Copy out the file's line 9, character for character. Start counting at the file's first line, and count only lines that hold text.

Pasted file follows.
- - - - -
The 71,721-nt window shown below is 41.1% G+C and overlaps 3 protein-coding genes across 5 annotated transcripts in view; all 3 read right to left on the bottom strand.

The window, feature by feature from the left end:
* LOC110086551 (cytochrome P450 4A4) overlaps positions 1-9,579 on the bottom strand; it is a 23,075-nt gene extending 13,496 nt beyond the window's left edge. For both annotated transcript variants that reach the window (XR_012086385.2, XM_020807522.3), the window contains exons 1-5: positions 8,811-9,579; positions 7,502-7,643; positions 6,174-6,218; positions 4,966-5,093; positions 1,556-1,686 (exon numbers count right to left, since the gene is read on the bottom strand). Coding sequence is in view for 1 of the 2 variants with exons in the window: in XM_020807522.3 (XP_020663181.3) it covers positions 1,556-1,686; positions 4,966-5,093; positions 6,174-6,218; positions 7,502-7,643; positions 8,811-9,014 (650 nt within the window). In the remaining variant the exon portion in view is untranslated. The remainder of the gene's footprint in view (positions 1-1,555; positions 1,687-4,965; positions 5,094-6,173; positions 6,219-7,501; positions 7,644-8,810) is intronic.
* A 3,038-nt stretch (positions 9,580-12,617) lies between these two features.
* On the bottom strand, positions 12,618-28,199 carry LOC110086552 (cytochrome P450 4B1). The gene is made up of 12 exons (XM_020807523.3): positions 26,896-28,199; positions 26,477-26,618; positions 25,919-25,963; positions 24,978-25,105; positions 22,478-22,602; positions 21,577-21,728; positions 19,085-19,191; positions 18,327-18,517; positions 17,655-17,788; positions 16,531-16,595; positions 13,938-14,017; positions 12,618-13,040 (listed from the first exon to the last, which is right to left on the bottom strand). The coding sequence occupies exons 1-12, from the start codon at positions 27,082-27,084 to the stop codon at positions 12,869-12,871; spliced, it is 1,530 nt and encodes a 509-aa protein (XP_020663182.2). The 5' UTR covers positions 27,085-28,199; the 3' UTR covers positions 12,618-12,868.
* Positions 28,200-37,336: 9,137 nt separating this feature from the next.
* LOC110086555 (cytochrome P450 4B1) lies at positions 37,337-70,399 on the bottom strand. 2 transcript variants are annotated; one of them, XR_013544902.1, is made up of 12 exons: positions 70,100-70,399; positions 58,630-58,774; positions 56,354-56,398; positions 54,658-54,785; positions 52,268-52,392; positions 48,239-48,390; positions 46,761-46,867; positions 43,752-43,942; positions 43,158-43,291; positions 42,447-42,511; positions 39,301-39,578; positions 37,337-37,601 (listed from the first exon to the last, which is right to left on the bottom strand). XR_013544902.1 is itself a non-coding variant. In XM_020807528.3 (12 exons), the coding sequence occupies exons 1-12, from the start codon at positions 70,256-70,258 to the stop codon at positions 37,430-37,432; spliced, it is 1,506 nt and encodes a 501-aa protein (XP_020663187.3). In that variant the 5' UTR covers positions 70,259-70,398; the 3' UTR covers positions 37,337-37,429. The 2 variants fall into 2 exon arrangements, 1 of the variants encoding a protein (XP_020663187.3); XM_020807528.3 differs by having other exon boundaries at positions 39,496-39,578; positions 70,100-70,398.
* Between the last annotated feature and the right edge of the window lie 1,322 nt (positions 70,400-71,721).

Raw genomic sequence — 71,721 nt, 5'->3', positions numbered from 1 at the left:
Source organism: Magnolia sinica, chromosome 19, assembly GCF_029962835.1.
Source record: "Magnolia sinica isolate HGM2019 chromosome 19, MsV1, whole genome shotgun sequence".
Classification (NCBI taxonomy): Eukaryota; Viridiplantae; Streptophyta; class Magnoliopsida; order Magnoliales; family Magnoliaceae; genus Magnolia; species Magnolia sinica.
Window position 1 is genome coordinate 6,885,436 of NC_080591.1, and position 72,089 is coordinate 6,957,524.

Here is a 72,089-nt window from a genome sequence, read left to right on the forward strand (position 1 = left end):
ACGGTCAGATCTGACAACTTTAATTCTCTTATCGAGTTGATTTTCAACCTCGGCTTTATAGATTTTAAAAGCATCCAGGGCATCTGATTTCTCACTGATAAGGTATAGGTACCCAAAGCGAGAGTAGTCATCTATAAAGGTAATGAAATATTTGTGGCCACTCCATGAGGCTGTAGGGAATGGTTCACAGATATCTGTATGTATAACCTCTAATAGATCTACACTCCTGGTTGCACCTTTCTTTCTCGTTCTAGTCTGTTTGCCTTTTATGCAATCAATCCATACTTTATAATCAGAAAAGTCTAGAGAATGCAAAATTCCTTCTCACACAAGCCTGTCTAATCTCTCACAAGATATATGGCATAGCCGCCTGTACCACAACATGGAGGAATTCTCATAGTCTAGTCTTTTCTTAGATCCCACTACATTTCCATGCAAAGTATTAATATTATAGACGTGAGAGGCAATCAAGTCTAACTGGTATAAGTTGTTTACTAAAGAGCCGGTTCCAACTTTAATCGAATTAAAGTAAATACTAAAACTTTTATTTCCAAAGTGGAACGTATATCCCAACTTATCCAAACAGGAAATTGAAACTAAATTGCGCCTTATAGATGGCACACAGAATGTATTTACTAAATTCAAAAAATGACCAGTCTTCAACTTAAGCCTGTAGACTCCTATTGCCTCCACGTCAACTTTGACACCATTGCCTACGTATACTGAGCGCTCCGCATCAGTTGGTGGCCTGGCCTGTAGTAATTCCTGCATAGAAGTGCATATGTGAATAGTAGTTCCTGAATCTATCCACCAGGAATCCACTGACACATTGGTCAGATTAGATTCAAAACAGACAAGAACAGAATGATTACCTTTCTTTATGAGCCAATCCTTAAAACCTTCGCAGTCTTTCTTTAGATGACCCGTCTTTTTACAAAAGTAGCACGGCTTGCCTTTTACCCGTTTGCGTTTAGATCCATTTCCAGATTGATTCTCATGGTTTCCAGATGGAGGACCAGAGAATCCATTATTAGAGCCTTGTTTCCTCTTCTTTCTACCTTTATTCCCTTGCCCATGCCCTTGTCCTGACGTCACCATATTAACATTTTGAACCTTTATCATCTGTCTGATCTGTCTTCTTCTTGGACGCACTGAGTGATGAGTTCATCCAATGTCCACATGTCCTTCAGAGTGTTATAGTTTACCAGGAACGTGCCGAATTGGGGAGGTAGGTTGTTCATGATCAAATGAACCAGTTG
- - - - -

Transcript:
Raw genomic sequence — 71,721 nt, 5'->3', positions numbered from 1 at the left: